26 July, 2013

The barbecue

Central Italy, July. It had been 35C during the afternoon and by early evening it was just beginning to cool down. There wasn't a breath of wind. I had some lamb steaks marinading in herbs and at such times everything just tells you 'barbecue'.

Perhapas it's that little bit of the caveman in every male - because it's a man thing, isn't it?. It's only a very little bit of caveman in me, and usually well-hidden, but there I was with the raw meat (I hadn't actually killed the lamb, but, you know, I might have done). There's the fire you have laid yourself, the flames dying down to a satisfactory white heat, the fact that you attend to it standing up, looking competent. Yes, there's definitely something about it.

But now, today, I am emerging from the non-barbecue closet. I am coming out. I can't do it.

We usually only have one barbecue a year because it takes me 11 months to forget the personal humiliation of the exercise, but there comes a time, usually in July, when last year's events have been excised from my conscious mind and I'm up and at it. Like a caveman.

Finding the barbecue proved to be an early, confidence building success. It was underneath the strimmer. I brought it out and began the assembly procedure, as complex as the launch preparation for space travel. The pan or holder is round, it fits on to a tripod and the grill fits with a spigot into a hole in the bottom of the pan. But why only three legs? Every time I set it up it fell over on to the side with no leg. My partner, a mere girlie, what View from the Boundary would describe as 'someone of the female persuasion' fixed it. She's an engineer. It was probably something about the angle of incidence or reflection, or something.

Now the top, or business end. It wouldn't come out. The spigot on the grill thingy simply would not come out of the hole in the pan. Whilst for cooking this was how you wanted it, I knew I wasn't going to be able to get the charcoal in, which is, of course, a sine qua non. I pulled and twisted, twisted and pulled. I put it on the ground and, placing my foot on the pan, pulled with all my strength. No joy. I paused for breath. This was getting personal but I knew that the solution lay with brain rather than brawn. Did I tell you I went to Oxford? Holding the handles to the grilly bit, I wedged the circular pan under a stone table and jumped upwards. Some disturbance to the table and an unexpected pain in my right shoulder but no result. Then, perhaps injudiciously I gave the thing a hearty buffet against the trailer to the tractor (I am nothing of not rustic).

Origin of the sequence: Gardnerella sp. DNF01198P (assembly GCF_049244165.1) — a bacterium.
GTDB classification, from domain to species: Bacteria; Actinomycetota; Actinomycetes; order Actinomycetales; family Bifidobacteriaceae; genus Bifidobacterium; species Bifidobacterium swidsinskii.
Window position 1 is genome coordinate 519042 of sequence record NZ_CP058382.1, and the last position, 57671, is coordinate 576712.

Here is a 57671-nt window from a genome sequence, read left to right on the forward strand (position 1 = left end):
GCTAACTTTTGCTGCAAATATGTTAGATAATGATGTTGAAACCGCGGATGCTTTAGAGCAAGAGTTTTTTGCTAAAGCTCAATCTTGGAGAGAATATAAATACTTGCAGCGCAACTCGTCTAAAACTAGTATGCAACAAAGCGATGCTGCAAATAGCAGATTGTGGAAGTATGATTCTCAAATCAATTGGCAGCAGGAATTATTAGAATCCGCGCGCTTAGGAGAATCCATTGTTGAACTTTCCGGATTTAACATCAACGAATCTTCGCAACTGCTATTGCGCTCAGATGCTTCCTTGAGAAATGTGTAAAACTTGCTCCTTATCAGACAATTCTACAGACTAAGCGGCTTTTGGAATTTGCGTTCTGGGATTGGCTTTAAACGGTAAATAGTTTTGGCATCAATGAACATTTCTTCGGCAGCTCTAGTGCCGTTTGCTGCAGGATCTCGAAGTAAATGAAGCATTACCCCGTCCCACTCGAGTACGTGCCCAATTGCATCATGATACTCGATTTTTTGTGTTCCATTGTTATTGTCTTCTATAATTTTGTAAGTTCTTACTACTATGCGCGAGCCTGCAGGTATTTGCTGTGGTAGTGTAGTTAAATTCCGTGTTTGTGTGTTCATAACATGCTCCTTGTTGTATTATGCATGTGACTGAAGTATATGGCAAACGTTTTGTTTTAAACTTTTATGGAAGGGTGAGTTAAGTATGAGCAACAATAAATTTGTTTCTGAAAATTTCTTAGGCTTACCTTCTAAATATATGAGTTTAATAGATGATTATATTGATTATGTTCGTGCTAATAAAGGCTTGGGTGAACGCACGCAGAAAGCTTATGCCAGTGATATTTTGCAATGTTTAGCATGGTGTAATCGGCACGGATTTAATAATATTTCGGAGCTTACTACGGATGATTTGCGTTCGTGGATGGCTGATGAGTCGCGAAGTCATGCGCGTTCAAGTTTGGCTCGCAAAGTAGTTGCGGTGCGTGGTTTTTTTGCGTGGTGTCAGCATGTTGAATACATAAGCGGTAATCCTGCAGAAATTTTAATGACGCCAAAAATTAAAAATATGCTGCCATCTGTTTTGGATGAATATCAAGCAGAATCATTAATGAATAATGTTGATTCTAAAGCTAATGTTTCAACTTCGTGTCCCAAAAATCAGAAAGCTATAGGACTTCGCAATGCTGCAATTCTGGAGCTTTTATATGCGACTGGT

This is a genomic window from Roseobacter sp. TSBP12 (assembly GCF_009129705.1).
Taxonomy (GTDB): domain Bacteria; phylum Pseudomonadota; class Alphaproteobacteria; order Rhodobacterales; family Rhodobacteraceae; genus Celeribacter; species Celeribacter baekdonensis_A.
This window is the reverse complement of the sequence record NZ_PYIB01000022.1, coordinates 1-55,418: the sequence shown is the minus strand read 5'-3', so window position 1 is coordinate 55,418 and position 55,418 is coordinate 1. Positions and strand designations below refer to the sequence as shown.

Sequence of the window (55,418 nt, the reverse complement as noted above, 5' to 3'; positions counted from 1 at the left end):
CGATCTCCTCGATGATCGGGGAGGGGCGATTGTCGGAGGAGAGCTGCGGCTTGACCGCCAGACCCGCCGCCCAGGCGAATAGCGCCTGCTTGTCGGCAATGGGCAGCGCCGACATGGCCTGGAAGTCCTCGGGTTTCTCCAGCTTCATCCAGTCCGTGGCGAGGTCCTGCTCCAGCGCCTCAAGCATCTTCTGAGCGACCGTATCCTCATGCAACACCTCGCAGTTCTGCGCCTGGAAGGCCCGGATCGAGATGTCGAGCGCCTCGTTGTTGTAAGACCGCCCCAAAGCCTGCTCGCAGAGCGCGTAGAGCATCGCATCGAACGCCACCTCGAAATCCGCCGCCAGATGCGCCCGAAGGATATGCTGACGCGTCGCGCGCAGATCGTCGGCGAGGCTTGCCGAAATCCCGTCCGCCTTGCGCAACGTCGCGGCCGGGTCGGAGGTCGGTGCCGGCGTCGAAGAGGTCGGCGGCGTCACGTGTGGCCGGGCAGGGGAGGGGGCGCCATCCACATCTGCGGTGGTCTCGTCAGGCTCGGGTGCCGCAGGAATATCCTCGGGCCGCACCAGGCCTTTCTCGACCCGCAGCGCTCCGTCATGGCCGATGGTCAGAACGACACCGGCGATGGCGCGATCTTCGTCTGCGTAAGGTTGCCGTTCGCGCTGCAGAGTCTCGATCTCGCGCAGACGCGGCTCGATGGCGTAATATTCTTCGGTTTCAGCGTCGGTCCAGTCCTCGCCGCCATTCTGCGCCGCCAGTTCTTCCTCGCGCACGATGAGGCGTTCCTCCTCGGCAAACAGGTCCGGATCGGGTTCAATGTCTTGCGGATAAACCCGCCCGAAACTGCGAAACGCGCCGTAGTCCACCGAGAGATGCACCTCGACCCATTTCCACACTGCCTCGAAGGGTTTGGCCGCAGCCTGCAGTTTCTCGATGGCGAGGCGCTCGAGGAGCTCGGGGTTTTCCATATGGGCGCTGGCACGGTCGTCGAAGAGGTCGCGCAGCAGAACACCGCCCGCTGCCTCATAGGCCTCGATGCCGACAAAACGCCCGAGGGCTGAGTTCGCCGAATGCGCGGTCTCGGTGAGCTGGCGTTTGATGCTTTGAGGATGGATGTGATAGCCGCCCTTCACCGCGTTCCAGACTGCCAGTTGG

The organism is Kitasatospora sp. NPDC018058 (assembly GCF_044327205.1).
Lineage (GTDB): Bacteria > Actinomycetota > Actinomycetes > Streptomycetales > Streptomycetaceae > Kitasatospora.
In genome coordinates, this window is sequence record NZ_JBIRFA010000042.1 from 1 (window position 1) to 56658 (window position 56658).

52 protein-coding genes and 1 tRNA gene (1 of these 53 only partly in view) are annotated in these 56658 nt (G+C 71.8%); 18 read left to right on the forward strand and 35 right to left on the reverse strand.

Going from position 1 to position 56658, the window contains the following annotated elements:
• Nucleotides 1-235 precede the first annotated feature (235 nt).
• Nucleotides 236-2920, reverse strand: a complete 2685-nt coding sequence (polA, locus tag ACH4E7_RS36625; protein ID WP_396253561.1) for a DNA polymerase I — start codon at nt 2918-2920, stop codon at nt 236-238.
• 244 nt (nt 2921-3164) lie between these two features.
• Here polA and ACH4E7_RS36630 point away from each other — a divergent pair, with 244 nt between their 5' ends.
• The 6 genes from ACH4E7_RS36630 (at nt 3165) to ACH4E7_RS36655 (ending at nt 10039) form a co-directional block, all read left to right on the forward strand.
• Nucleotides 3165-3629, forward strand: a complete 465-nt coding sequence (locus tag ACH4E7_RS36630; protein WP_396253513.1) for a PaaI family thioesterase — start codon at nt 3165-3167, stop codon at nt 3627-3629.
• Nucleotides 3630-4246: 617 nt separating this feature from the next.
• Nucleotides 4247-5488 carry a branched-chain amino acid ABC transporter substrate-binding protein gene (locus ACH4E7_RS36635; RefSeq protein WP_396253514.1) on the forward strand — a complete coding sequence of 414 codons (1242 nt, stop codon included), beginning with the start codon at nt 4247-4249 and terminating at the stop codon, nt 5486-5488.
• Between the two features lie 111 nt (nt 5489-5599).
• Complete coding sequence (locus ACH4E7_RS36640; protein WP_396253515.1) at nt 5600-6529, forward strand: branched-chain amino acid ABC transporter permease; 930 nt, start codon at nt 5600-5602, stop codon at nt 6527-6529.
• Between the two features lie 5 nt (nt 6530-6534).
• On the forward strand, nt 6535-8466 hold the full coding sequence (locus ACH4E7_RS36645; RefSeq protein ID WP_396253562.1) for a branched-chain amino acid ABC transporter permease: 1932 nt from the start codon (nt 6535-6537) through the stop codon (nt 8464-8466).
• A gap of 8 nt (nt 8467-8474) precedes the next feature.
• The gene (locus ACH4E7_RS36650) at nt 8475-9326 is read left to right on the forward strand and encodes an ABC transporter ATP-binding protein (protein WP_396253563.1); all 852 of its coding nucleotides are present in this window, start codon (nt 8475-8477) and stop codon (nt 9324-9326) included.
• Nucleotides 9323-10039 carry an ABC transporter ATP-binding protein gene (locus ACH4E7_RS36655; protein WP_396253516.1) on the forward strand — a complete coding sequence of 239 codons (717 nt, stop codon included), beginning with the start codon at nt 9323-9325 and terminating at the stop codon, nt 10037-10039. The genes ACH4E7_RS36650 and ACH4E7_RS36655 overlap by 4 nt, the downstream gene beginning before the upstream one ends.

I should have told you that underneath the pan there is a sort of metal bar with a knob, for the technical, which regulates how far down the spigot can go and thus the height of the grill off the charcoal. I bent this, or rather the trailer did. So it was that when the girlie engineer, tired of the worsening invective, came to remove the grill and its spigot from the pan (probably something about Newton's third law) and I got the charcoal in, the grill would only descend to several inches off the charcoal. Tant pis. Charcoal, firelighters, matches and the caveman was ready to go.

Evening was descending by now and with it a slight breeze, so I can scarcely be blamed for not being able to light the firelighters. But I persisted and after the better part of a box of long matches I had a merry little blaze going. Of white, petroly things.

Obviously there are two types of charcoal: the regular sort and another which they have made non-inflammable. This was what I was using. So, more firelighters, more of a different type of charcoal, another box of matches and we were off. After the firelighters had expended I could see there was some action here, with the occasional spark illuminating the by now darkened sky. We just had to wait for it to be ready to cook. At least we wouldn't be disturbing the neighbours who would have gone to bed long ago.

I had been nibbling bits of bread to mop up the wine I had been pouring down, and we sat down, tipsy, at what seemed like the following day. And, do you know?, the food wasn't bad.

But I had lost my appetite.

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